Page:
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China and North Korea: The Inevitable Fate of Jang Song Thaek Under Dictatorship

Categories: East Asia, China, North Korea, South Korea, History, International Relations, Politics
Kim Jong Il's statue at Pyongyang. Photo by Flickr user: Matt Paish (CC: AT-SA) [1]

Kim Jong Il's statue at Pyongyang. Photo by Flickr user Matt Paish (CC: AT-SA)

The purge and execution of Jang Song Thaek [2], uncle of North Korean leader Kim Jong Un, has stunned the world, in particular its close neighbor and ally China.

Jang, who was in charge of North Korea's economic reform, worked closely with China fomenting economic cooperation between the two countries. In Jang's indictment, one of the accusations he faced was that he sold off the country's precious resources for cheap.

While the Chinese Foreign Ministry calmly claimed that Jang's execution was “an internal affair” for North Korea [3], Chinese netizens were outraged and took the change to reflect upon the inhumane nature of dictatorship.

On Twitter-likewebsite Sina Weibo, Lian Pang, a columnist and writer, criticized [4] the Foreign Ministry's lack of backbone:


Jang Song Thaek was executed and some country's foreign spokesperson said, “This is North Korea's internal affair”. OK, what about nuclear development? Is that internal? What is happening in North Korea is a human disaster and every member of international society should bear responsibility. […] The current gesture gives the world the impression that you are standing on the side of evil.

Christophfer Jing, a writer, reviewed [5] Chinese contemporary history and questioned China and North Korea's alliance:


So many young Chinese had died in the war to support North Korea against the US (360,000 Chinese soldiers died and 410,000 Chinese civilians died; 21,000 kidnapped). We sacrificed all that to help Kim Jung Un, a post-80s generation dictator, to inherit his throne? The strategic value of North Korea to China is now bringing adverse effects. The three generations of Kim have been fooling China. The execution of Jang Song Thaek is related to his cooperation with China. Once the irrational monarch turns into China's enemy, if he has an atomic bomb, where will he aim it?

Xia Shang, a Chinese novelist, extended [6] the criticism towards the dictatorship system:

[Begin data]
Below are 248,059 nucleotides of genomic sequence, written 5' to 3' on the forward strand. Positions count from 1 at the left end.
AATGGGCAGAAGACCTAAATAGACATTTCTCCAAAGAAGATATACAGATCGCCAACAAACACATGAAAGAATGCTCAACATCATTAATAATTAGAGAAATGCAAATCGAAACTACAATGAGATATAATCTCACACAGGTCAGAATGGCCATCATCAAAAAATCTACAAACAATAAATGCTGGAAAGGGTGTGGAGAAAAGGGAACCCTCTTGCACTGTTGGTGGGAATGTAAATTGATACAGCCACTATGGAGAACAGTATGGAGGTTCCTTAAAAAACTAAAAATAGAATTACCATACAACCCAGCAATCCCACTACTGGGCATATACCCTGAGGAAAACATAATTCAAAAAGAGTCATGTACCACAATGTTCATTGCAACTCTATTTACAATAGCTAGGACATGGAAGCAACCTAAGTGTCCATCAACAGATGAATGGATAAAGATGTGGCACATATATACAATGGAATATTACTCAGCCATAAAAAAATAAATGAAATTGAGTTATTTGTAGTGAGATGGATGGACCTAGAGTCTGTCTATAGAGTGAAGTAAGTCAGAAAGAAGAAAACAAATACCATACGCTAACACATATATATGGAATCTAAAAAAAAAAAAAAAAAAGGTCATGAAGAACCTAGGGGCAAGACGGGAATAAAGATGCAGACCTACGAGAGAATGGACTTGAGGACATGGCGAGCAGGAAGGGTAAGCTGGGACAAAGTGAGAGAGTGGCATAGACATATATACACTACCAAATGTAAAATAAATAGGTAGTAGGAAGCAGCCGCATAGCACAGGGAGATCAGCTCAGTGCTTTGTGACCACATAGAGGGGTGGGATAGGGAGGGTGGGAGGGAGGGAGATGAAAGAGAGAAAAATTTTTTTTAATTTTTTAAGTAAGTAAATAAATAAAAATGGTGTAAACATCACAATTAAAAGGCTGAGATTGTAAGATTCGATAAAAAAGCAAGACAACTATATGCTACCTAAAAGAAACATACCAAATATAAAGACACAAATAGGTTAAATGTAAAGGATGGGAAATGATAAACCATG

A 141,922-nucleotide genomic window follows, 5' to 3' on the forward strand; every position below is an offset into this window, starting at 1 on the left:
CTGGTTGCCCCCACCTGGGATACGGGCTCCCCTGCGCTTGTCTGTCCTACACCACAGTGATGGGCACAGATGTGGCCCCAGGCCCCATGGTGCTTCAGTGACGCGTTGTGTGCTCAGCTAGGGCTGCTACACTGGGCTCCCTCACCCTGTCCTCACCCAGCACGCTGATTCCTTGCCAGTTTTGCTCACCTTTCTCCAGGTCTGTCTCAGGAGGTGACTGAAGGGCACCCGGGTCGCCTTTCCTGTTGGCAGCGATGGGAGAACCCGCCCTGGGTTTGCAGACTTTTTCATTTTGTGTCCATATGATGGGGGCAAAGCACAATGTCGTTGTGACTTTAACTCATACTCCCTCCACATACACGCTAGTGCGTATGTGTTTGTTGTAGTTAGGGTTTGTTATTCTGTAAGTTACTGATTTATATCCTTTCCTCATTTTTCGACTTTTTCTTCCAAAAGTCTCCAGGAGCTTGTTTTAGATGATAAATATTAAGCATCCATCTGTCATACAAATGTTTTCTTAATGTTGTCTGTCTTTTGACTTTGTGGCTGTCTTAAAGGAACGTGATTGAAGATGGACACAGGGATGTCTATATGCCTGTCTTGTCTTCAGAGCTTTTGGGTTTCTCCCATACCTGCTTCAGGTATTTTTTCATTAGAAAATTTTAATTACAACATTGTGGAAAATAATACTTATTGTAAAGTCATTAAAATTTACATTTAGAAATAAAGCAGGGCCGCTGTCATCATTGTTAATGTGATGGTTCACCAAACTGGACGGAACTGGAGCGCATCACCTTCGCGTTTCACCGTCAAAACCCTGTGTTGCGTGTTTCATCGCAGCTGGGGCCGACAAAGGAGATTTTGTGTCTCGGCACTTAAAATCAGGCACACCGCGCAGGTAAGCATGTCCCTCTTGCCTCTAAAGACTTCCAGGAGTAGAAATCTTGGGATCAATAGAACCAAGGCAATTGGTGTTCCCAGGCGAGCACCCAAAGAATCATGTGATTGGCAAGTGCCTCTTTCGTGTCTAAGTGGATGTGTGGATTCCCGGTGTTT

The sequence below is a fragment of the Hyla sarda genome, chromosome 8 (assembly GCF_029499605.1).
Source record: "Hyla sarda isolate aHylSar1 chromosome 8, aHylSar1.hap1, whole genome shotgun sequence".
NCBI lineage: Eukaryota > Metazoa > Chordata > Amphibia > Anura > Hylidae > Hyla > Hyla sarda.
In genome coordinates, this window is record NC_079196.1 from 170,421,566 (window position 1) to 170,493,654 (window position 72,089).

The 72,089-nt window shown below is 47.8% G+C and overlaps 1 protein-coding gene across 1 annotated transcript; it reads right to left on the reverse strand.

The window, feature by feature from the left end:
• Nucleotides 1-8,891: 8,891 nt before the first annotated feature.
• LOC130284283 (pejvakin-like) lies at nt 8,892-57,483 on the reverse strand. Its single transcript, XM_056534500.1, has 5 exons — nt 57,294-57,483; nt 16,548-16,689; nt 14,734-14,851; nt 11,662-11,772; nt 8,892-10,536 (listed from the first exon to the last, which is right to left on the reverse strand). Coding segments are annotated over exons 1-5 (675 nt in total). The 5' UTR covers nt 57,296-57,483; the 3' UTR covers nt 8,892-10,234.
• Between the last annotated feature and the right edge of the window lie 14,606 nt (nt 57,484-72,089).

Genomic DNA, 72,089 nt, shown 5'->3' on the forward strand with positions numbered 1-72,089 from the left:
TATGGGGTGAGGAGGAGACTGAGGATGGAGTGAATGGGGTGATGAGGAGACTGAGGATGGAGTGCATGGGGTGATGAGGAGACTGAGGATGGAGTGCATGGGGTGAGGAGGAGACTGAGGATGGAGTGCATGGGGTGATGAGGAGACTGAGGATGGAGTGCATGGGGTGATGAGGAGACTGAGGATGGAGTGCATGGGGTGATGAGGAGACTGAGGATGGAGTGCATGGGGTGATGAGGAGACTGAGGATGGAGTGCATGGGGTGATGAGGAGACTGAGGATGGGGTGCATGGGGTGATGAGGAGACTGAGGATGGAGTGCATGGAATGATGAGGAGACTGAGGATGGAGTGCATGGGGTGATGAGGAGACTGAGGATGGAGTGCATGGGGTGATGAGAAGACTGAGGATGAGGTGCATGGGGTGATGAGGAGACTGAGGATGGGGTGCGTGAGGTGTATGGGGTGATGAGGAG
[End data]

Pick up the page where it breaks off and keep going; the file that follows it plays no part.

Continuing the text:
The fatty's execution of his uncle has nothing to do with national interest. He turns the party into a family business. As a supporter of dictatorship, Jang Song Thaek had entrapped himself. He thus deserved to die. The only rule of dictatorship is no rule. The only consideration is the party's interest. Don't laugh at Paektu Mountain's [North Korea] claim for the legitimacy of Kim's bloodline, we have our own bloodline originating in Jinggang Mountain [7] [the Base of the Chinese Communist Party's Red Army].

Xia Shang's subtle criticism of the Chinese Communist Party's dictatorship has resonated with many web users. Below is a selection of netizens’ comments translated by [8] ChinaSmack:

“Top Tomb”: Power destroys people’s humanity. Anyone in the face of someone of an even higher power is no better than a dog. In a society of totalitarian dictatorship, no one has a sense of security!

mdjswc: With such bloody purges, your own end may probably lies ahead! When even your own uncle cannot escape being purged, on whom can you depend? As the old saying goes: One cannot afford to incur the wrath of the public! Kim Jong-un’s own end may be even more miserable!

Nicolai: Sigh, how similar! In such a country, even the second-in-command doesn’t know if he’ll survive to tomorrow, where he can be an honorable guest yesterday and suddenly a prisoner in the blink of an eye, let alone the ordinary citizens.

In fact, the execution of Jang has reminded many netizens of the great purge during the Chinese Cultural Revolution [9]. Anonymous Weibo user “Reincarnation-back-to-world” drew the connection [10] explicitly:


The purge of anti-revolutionary Jang Song Thaek in North Korea is a repetition of the Cultural Revolution. During the Cultural Revolution, old fellows Liu [Shaoqi] [11], He Long [12], Peng Dehuai [13], and Lin Biao [14] were all killed and the whole nation were armed against each other. It is also a repetition of the USSR great purge. Stalin had thousands of senior officials and ordinary people killed. All dictators enjoy purge and repression.